It's not uncommon. During concealed carry recurrent training, the Frontsight instructors address this. There are several issues at play.

1. Cops are taught to keep firing until the threat is neutralized.

2. If the first shot didn't kill him, and he presumably still had his gun in his hand, the officer would continue to fire.

3. Remember that the perp fired 3 shots at the officer first. That is cause for adrenalin. During stressful situations, the fine motor reflexes are among the first to go. The hand goes numb, and motor reflexes take over. Most of us have been in a stressful situation where we have had something traumatic happen to us--we may not have any memory of it--we may be injured, but don't even feel the pain.

4. Most shooters are right handed, and the recoil of the handgun creeps from left to right (as seen by the shooter) unless the shooter has a tight brace with the other hand.

5. This was a tactical situation. Most police train on a firing range, where they are graded. Consequently, most of their shots are aimed shots. In tactical situations, police often hit only 20% of the time--FEWER times than a non-professional. The difference--non-professional concealed carry holders have the CHOICE of drawing their weapon or not--police officers do not.

"More time on the range?"--Maybe--but consider the mitigating factors. Maybe more time on a tactical course.

Posted by: frequent flyer at October 15, 2014 04:39 PM

From another article I read, the officer states that many of his shots were "suppression shots". That is, they were taken for the express purpose of keeping his assailant's head down and unable to return fire. The cop would have had no way to know his assailant's gun had jammed.

It's a dangerous tactic as one is just as liable for where those "suppression" shots land as any other: know your target and what's behind it.

Posted by: Yu-Ain Gonnano at October 16, 2014 09:45 AM

Please don't misunderstand. That officer had every right to defend himself. He was being fired upon and was justified in returning fire. But nearly 2/3rds of his shots missed the intended target. And they don't cease to exist simply because they miss. YAG hits the nail on the head, he is responsible for every round that leaves his weapon. Hopefully no one or their property was hurt.

Posted by: MikeD at October 16, 2014 10:56 AM

I didn't know police were taught to use suppressive fire. It's a very dangerous tactic if your mission includes protecting the population around you (or even limiting the harm to that population); the only one more dangerous in that regard is reconnaissance by fire.

Posted by: Grim at October 16, 2014 11:38 AM

Posted by: Yu-Ain Gonnano at October 16, 2014 12:21 PM

Thinking about it--I've never heard of anyone killed or wounded by the police in taking down a perp. I'm sure it has happened SOMEWHERE--but I've never heard of it.

What I HAVE seen is innocent bystanders killed or wounded by criminals--either in the commission of a crime or in the subsequent shootout with the police.

In a perfect world, every round would be in the would-be shooter's body--but 7 for 17 isn't all bad! (sarcasm)

Posted by: frequent flyer at October 16, 2014 12:59 PM

What I HAVE seen is innocent bystanders killed or wounded by criminals--either in the commission of a crime or in the subsequent shootout with the police.
This example certainly could fit that definition:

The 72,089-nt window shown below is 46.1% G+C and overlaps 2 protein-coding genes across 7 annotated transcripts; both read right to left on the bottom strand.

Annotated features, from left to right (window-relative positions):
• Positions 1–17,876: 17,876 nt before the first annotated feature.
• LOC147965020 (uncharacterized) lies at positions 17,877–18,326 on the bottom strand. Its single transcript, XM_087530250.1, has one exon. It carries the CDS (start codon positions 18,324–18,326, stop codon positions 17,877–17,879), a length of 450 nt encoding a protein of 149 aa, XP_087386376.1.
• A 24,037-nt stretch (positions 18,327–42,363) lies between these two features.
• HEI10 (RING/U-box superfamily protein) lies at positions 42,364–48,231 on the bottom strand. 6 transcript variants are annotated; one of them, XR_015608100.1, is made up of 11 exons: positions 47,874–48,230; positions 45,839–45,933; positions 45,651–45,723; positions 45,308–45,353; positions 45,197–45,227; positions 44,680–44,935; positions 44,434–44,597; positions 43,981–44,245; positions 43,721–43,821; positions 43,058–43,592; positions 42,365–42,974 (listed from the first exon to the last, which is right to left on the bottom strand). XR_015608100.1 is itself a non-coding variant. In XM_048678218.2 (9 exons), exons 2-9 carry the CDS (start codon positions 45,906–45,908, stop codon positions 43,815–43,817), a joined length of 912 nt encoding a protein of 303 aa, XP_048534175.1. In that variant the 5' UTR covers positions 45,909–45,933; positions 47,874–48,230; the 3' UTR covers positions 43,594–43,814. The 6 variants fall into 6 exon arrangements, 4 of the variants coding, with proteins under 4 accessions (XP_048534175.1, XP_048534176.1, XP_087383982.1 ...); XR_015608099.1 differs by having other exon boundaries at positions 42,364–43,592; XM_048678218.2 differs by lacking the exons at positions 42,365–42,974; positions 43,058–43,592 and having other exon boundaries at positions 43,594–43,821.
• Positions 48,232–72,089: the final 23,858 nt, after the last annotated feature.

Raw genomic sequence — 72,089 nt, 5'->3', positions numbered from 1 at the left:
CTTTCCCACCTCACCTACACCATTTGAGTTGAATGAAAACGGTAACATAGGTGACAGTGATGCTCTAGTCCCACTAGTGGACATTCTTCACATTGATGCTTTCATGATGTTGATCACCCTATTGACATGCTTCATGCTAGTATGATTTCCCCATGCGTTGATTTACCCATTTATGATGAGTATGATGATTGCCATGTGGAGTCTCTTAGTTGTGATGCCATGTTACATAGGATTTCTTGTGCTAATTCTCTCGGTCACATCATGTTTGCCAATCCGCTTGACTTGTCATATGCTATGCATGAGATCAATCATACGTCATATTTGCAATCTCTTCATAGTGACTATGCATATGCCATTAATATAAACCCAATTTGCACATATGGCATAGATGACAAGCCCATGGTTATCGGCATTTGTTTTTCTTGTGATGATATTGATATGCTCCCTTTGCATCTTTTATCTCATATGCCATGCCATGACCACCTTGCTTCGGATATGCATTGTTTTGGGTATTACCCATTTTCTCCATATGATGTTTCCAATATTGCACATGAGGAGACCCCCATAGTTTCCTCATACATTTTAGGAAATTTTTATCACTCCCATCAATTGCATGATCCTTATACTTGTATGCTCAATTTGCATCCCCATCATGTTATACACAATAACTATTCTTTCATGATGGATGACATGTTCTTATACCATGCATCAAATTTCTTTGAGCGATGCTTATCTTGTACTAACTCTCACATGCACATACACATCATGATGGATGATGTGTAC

http://www.foxnews.com/us/2012/08/25/nypd-shooting-bystander-victims-hit-by-police-gunfire/

But I think this example more exemplifies the former:
http://www.nytimes.com/2013/12/05/nyregion/unarmed-man-is-charged-with-wounding-bystanders-shot-by-police-near-times-square.html?_r=0

Posted by: MikeD at October 16, 2014 01:12 PM

YAG,

I see. The Police Department may need to do more to re-train Marines, then -- a lot of tactics appropriate to an infantry unit or a warzone are badly placed in American neighborhoods.

By the way, the pistol pictured in your article is a S&W SD9 VE, "the lowest priced pistola de plastico in the S&W lineup."

Posted by: Grim at October 16, 2014 03:10 PM

So 7 out of 17 shots found their mark, in a very stressful situation. Compare that with baseball--that's hitting .410--the last guy to hit even close to that well was Ted Williams--70 years ago--and hardly in the stressful situation.

Innocent people were wounded in the example cited--but not killed. It's called "Hobson's Choice"--a choice between unpalatable actions.

All of those wounded had minor injuries, and according to the video--"recovered quickly." Only in the current "Risk Averse" thinking would this be considered BAD. Most people, when faced with the possibility of imminent death, would welcome the POSSIBILITY of being injured by bullet shards ricocheting off the ground. Most people would tell the officer to "shoot him!".

The officers don't have the luxury of hindsight. Given the choice between the possibility of being killed by a criminal, or wounded by the cops in a rescue attempt, I'll bet on the cops.

Posted by: frequent flyer at October 16, 2014 05:47 PM

Rescue operations are inherently dangerous. Even the Navy SEALs killed Linda Norgrove. I say even because of their highly respected training, but actually it's no surprise given their chosen method of a dynamic entry from a helicopter using automatic weapons and grenades.

The military teaches in SERE training that you're supposed to help the rescue team out by getting on the ground, not moving, and not trying to help -- you can't assume they'll know who you are until they've secured the scene and can identify people safely. Norgrove did the right thing, actually, but one of the grenades got tossed right where she was laying.

Of course, if you're not assaulting a Taliban stronghold in the mountains of Afghanistan, you may be able to get away without using fragmentation grenades. That cuts down on the injury rate to hostages! You might also be able to make other tactical changes that will improve outcomes.

You can't expect to eliminate the danger entirely, of course.

Posted by: Grim at October 16, 2014 06:46 PM